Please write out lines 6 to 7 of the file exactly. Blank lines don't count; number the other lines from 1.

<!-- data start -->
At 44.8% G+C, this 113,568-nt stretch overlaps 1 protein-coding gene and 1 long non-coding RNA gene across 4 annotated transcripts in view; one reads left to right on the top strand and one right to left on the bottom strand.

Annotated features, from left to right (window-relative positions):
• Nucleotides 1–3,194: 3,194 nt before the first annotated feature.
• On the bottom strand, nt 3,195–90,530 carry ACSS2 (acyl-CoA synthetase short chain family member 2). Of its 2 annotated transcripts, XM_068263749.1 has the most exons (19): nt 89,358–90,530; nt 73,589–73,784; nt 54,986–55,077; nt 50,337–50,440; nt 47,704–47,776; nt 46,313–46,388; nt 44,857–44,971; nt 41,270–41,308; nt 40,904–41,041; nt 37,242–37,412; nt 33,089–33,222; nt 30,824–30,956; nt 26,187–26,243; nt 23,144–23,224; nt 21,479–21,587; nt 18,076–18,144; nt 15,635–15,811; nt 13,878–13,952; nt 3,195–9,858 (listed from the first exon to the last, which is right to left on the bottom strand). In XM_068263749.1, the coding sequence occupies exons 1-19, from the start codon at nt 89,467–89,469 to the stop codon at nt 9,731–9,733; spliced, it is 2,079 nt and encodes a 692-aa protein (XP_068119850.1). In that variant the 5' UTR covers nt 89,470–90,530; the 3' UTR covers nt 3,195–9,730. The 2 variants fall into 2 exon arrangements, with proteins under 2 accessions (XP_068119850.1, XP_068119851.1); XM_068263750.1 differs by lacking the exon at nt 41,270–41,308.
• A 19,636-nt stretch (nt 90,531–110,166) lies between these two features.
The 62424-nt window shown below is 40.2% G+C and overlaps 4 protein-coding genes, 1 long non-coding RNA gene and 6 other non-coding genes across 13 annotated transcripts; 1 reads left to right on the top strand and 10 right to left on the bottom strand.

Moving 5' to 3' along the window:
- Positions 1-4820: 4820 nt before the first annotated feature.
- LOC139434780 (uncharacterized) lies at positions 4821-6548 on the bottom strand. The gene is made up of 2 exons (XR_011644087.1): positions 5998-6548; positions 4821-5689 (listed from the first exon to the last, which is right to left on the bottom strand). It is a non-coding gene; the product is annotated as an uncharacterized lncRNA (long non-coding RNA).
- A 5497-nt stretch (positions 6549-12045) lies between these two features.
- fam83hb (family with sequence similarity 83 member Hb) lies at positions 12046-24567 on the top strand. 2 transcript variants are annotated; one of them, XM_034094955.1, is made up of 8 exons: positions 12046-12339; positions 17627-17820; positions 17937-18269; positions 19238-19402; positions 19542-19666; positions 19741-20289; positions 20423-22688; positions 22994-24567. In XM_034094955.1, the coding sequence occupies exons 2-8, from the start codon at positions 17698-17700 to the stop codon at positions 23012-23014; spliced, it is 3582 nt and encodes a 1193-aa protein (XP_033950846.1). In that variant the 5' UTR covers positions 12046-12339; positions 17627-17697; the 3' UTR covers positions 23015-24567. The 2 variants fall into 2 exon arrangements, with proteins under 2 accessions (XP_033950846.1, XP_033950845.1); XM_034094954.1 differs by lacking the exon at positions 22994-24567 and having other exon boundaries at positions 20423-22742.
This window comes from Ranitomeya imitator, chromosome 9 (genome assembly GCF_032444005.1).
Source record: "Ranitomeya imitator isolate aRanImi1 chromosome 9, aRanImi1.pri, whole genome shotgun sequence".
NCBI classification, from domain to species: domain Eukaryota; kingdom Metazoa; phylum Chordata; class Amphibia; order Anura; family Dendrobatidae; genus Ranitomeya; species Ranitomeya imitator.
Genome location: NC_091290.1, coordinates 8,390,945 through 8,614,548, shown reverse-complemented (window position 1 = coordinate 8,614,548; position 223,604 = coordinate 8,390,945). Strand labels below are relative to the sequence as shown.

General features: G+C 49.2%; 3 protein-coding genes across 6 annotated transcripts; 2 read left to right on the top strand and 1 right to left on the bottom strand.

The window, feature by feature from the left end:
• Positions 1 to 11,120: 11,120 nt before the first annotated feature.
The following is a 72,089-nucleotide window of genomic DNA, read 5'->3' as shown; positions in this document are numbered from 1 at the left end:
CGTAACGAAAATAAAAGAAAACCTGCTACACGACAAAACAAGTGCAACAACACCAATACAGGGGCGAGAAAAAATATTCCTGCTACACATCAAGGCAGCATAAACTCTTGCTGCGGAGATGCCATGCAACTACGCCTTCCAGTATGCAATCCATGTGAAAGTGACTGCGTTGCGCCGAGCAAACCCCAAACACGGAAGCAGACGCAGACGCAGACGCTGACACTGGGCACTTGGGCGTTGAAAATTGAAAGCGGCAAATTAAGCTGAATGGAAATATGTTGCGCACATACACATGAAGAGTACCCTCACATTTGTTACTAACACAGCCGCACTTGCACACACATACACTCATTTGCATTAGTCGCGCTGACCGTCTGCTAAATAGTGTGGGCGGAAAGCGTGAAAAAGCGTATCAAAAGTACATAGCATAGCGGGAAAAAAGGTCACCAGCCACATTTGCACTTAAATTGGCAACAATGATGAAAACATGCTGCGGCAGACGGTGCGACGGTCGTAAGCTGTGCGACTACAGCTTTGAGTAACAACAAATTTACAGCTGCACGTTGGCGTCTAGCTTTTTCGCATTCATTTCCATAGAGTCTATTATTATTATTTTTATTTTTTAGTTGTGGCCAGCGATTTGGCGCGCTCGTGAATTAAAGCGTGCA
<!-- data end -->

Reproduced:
The 62424-nt window shown below is 40.2% G+C and overlaps 4 protein-coding genes, 1 long non-coding RNA gene and 6 other non-coding genes across 13 annotated transcripts; 1 reads left to right on the top strand and 10 right to left on the bottom strand.

Moving 5' to 3' along the window: